ERP Replacements and Upgrades – Lessons From the Trenches
By David Mustin, Vice President of Strategic Consulting, Marcum Technology
Throughout 2019, we have worked closely with many businesses on strategies to help them upgrade, modify and replace their enterprise resource planning (ERP) solution. Just as no two businesses are alike, ERP solutions come in all shapes, sizes, configurations and functionalities. One thing they do share, however, is the critical role they play in driving organizational outcomes at every level of the business.
In helping our clients think through their ERP challenges and devising strategies to address them, three challenges in particular come up again and again:
- Large upgrade costs. Businesses that don’t regularly upgrade their ERP solutions eventually find themselves in a position where a sizable upgrade is necessary to keep the system running, and the associated cost is unbearable.
- Over-customization. ERP solutions are highly customizable. While that’s beneficial in some respects, it can be detrimental in others. To use an analogy, think of the many ways you can customize and modify a simple laptop computer. By adding software, memory, RAM, enhanced graphics and many other extras, you can make that machine do more of what you want it to do. But when something goes wrong, all those extras make it harder to trace the source of the problem. Likewise, with ERP solutions, over-customization makes the system inherently more complex, so upgrade costs can be higher, and repair bills also can skyrocket when things break.
- Lack of vendor support and technical assistance. Some older ERP solutions are no longer supported by the vendor—and in some cases, the vendor no longer exists. Again, think about that laptop computer. If you’re running Windows 95 on it and that operating system crashes, Microsoft (or pretty much anyone else) can’t help. With an older ERP solution – one that’s five or 10-plus years old – you could find yourself in a similar fix.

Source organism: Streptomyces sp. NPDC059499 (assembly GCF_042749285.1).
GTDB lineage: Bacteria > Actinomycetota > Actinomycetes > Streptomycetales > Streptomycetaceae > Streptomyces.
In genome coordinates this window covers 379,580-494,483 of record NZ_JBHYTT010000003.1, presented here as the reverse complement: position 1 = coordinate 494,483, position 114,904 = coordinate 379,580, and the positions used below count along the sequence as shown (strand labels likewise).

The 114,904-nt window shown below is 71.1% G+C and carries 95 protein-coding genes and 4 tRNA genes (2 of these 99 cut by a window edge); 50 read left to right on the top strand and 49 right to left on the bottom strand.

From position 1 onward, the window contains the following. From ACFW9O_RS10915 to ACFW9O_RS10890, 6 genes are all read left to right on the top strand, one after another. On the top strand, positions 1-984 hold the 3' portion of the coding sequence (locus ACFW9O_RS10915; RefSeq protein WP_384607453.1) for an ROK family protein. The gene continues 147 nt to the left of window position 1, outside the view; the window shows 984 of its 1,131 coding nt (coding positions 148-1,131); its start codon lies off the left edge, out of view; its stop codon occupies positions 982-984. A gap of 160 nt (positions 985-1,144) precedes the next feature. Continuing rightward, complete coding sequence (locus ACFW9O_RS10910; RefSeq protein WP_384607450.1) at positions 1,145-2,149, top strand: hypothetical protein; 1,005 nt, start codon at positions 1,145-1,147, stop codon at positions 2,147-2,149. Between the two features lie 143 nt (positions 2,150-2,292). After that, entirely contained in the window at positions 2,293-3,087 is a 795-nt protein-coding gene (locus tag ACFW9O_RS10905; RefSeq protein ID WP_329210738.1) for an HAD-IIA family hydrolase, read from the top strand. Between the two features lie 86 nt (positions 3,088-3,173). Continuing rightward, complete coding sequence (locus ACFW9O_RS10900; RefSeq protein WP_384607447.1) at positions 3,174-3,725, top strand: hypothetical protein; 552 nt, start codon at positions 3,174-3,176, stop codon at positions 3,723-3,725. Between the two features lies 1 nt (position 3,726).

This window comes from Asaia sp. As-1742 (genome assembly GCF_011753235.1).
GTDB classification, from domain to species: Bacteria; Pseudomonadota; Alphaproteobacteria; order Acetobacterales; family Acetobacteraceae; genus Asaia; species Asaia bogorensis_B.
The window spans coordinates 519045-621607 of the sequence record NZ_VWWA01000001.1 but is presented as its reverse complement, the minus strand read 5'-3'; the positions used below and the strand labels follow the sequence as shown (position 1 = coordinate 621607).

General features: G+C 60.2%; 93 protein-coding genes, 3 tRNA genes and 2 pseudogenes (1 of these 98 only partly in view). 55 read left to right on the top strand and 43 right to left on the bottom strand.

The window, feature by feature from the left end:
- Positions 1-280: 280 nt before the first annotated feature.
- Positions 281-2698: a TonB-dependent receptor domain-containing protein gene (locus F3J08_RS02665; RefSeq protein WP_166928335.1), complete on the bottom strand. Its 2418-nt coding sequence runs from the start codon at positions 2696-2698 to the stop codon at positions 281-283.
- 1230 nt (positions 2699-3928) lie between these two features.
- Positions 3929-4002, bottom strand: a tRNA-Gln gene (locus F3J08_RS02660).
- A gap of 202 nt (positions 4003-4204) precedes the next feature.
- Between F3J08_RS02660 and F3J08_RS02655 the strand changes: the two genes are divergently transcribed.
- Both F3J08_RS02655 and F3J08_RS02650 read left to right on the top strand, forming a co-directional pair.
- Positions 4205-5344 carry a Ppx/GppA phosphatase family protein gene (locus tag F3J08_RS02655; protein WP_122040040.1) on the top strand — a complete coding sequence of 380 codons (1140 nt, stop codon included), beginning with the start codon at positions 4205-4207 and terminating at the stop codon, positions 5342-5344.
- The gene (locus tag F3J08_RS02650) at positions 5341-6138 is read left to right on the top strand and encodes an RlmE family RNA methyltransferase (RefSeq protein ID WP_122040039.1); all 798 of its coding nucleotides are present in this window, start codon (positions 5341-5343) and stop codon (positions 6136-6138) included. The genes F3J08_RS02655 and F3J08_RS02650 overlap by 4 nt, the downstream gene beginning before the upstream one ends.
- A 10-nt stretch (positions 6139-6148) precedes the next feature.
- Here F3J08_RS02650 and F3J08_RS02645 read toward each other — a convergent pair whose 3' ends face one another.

ERP solutions are too important to today’s businesses to leave to chance. Well-designed and implemented systems, with full engagement from team members, can give you real-time insight on inventory, order status, production efficiencies; accounts receivable/payable; and much more.
If any of the three challenges above apply to you and your business, it’s time to address them—especially with 2020 just over the horizon. Some things to consider at the outset:
- Choosing the right ERP solution is a more complex undertaking than selecting software such as Microsoft Excel or Intuit QuickBooks. As mentioned, ERP solutions come in all different shapes, sizes, configurations and price points. Is a basic system right for you? Perhaps one with enhanced functionality? Which custom configurations are necessary for your business? These and other considerations must be accounted for at the outset; otherwise, you could be costing your business more in the long run.
- When it comes to ERPs, you should be very comfortable with the vendor that stands behind it. To gain insight on this, ask them:
- How long have they been in business?
- How big is their team (i.e., a few individuals or many)?
- Do they offer local, national or international support?
- What types of training do they offer (e.g., in-person, centralized classroom or web-based)?
- Do they have a sufficient number of customers to enable them to invest in the products long term?
Over time, you’ll be calling on them for assistance, so this relationship should be a strong cultural fit for your organization.
- You’ll need a well-defined implementation plan in advance. As we said in a previous blog on ERP solutions, many organizations seek to implement a plain vanilla system out of the box or highly tailor it to the processes that have developed organically over time. The best method – a hybrid – optimizes processes and tailors the system (minimal to no programming) to those new processes.
- ERP solutions are significant investments, so you should determine up front the best way to fund that investment—and you also need to determine how ROI will be measured. In fact, determining ROI metrics is essential in understanding the functionality of your system and how it should be configured. Many business owners aren’t comfortable making these determinations on their own, so it may be best to work with an experienced outside consultant who has deep knowledge and experience in ERP selection and implementation.
In the end, your ERP system should help you optimize the performance of your business, strengthen existing customer relationships and help build new ones. We hope our recent experiences from the ERP trenches are instructive in helping you avoid unnecessary potholes and smoothing out the path along your journey.
Do you have questions about your ERP or other business advisory issues? Please contact Dave Mustin, MBA, at 440-449-6800 or [email protected].